October 11, 2011 / 3:45 PM / in 6 years

Hedge fund ISAM attracts pension cash, grows assets

* Pension funds invest $200 million in ISAM

* Flagship fund flat year-to-date

* Choppy agricultural markets cost fund 800 basis points in 2011

By Tommy Wilkes

LONDON, Oct 11 (Reuters) - ISAM, the hedge fund founded by ex-Man Group chief executive Stanley Fink, has won mandates from two pension funds willing to look beyond a year of flat returns held back in part by bad bets on commodities.

Alexander Lowe, a director at ISAM hired from Man Group earlier this year, said “two very large” institutions recently made a $200 million cash injection, boosting ISAM’s assets to $700 million for the first time.

The money was parked with the Systematic Fund -- the group’s flagship strategy -- which uses algorithms to identify and profit from market trends and like some other “black box” funds has outperformed rivals hit hard by tumbling equity prices.

The Systematic Fund was the product of a 2010 “strategic alliance” formed between ISAM and Larry Hite -- a veteran of systematic trading, although the origins of the strategy date back 30 years.

“This year is actually a sector issue in the sense in certain areas of the market -- particularly in fixed income -- there has been some significant trends pretty much in one direction,” Alex Greyserman, the fund’s chief investment officer, said in an interview at ISAM’s offices.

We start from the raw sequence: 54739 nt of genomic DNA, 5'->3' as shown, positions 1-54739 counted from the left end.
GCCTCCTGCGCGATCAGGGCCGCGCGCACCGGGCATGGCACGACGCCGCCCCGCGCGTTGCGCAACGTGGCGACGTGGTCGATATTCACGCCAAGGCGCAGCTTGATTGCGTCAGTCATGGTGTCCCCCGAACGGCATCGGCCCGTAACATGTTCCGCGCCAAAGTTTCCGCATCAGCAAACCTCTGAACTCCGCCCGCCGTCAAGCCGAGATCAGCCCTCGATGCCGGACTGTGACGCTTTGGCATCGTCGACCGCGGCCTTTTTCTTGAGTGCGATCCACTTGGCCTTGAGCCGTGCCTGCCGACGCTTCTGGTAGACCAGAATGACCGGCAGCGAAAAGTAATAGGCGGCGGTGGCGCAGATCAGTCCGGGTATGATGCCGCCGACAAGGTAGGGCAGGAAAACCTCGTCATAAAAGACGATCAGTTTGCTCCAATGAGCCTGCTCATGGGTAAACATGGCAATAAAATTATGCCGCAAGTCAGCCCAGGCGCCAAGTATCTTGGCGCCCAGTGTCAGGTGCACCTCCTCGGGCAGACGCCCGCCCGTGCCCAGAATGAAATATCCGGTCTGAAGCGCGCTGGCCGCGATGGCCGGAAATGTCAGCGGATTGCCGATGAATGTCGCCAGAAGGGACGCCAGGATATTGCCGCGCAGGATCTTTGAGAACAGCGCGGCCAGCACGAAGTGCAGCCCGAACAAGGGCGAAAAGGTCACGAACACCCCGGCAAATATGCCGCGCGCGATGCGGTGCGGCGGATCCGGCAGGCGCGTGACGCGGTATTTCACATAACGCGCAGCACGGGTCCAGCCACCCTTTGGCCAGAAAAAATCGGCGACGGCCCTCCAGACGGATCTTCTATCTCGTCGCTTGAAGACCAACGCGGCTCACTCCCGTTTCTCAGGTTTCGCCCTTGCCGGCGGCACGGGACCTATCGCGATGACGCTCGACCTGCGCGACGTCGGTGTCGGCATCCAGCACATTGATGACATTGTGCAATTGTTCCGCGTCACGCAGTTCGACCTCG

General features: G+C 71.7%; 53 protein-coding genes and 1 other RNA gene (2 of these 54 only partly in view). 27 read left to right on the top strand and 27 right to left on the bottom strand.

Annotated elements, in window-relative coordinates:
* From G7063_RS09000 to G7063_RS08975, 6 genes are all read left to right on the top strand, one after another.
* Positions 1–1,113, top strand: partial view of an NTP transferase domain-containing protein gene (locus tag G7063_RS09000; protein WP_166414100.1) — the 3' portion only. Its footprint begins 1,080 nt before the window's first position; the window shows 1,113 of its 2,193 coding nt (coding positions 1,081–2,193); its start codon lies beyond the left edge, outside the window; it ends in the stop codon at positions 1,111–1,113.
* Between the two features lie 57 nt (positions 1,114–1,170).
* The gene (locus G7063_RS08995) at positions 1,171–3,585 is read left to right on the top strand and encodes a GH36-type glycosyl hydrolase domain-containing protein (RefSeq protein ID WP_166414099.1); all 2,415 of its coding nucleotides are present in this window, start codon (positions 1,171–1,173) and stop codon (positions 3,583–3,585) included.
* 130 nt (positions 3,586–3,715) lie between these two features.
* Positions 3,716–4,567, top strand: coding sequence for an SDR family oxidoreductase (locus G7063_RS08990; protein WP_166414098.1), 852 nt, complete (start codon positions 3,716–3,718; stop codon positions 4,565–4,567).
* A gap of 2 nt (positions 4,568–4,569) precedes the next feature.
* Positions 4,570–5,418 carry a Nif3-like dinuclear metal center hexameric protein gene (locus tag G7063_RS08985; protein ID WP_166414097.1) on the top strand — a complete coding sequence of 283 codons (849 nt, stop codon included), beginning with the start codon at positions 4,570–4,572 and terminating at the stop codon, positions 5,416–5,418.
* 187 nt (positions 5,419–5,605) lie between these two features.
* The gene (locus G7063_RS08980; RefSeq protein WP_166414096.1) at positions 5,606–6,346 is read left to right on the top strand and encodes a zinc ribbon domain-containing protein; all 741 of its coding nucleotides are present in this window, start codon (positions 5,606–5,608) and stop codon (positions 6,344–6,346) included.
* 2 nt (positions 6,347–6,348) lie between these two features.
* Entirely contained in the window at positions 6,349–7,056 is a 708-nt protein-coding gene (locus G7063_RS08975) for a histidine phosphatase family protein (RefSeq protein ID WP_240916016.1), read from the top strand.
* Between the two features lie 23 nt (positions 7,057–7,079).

“In other areas, like argiculturals for example, there has been a lot of choppiness ... this year it has cost us 800 basis points,” said Greyserman, also a visiting professor in mathematical finance at Columbia University, New York.

According to Hedge Fund Research, its HFRI Fund Weighted Composite Index is down 4.74 percent in 2011, with the last quarter the fourth worst on record for hedge fund performance.

ISAM’s “black box” rival, Man Group’s $23.9 billion AHL Fund, is down an estimated 1.5 percent this year, based on Monday’s net asset value per share.

Greyserman, who joined ISAM with Hite in 2010, said his fund was sticking with its agricultural bets for now.

“We feel that agricultural is probably the most de-correlated of the markets we trade both within itself and compared to every other so it makes sense that you should have a reasonable amount of it if you can,” he said.

The fund returned around 17 percent last year, 11 percent in 2009, and 78 percent in 2008.

ISAM, founded in 2008, employs around 30 people in London and New York and also runs the ISAM Fusion fund, a fund of managed accounts fund.

It plans to grow the Systematic Fund to around $5 billion before capacity constraints kick in, Lowe said.

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